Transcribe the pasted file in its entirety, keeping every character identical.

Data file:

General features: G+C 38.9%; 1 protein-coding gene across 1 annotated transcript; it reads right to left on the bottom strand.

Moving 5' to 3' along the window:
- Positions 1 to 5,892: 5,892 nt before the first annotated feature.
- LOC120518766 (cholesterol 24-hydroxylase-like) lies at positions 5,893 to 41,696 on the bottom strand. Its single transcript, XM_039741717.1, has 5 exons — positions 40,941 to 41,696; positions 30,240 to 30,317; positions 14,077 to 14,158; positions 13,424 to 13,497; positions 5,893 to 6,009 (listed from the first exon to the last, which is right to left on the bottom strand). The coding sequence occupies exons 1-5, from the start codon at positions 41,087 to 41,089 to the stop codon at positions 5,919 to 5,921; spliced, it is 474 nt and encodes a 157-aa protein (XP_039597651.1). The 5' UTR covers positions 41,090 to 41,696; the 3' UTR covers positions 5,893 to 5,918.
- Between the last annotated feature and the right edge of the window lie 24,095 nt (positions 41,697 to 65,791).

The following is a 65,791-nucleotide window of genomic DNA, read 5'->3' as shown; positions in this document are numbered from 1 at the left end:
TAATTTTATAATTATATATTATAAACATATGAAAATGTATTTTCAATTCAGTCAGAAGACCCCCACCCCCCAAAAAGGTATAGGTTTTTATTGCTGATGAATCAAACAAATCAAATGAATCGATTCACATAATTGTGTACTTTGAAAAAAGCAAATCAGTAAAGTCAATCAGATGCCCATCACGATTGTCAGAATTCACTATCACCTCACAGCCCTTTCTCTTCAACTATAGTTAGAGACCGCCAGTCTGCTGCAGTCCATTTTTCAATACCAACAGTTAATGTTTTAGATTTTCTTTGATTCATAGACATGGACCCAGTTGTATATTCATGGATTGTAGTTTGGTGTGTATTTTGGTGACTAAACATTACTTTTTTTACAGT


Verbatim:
General features: G+C 38.9%; 1 protein-coding gene across 1 annotated transcript; it reads right to left on the bottom strand.

Moving 5' to 3' along the window:
- Positions 1 to 5,892: 5,892 nt before the first annotated feature.
- LOC120518766 (cholesterol 24-hydroxylase-like) lies at positions 5,893 to 41,696 on the bottom strand. Its single transcript, XM_039741717.1, has 5 exons — positions 40,941 to 41,696; positions 30,240 to 30,317; positions 14,077 to 14,158; positions 13,424 to 13,497; positions 5,893 to 6,009 (listed from the first exon to the last, which is right to left on the bottom strand). The coding sequence occupies exons 1-5, from the start codon at positions 41,087 to 41,089 to the stop codon at positions 5,919 to 5,921; spliced, it is 474 nt and encodes a 157-aa protein (XP_039597651.1). The 5' UTR covers positions 41,090 to 41,696; the 3' UTR covers positions 5,893 to 5,918.
- Between the last annotated feature and the right edge of the window lie 24,095 nt (positions 41,697 to 65,791).

The following is a 65,791-nucleotide window of genomic DNA, read 5'->3' as shown; positions in this document are numbered from 1 at the left end:
TAATTTTATAATTATATATTATAAACATATGAAAATGTATTTTCAATTCAGTCAGAAGACCCCCACCCCCCAAAAAGGTATAGGTTTTTATTGCTGATGAATCAAACAAATCAAATGAATCGATTCACATAATTGTGTACTTTGAAAAAAGCAAATCAGTAAAGTCAATCAGATGCCCATCACGATTGTCAGAATTCACTATCACCTCACAGCCCTTTCTCTTCAACTATAGTTAGAGACCGCCAGTCTGCTGCAGTCCATTTTTCAATACCAACAGTTAATGTTTTAGATTTTCTTTGATTCATAGACATGGACCCAGTTGTATATTCATGGATTGTAGTTTGGTGTGTATTTTGGTGACTAAACATTACTTTTTTTACAGT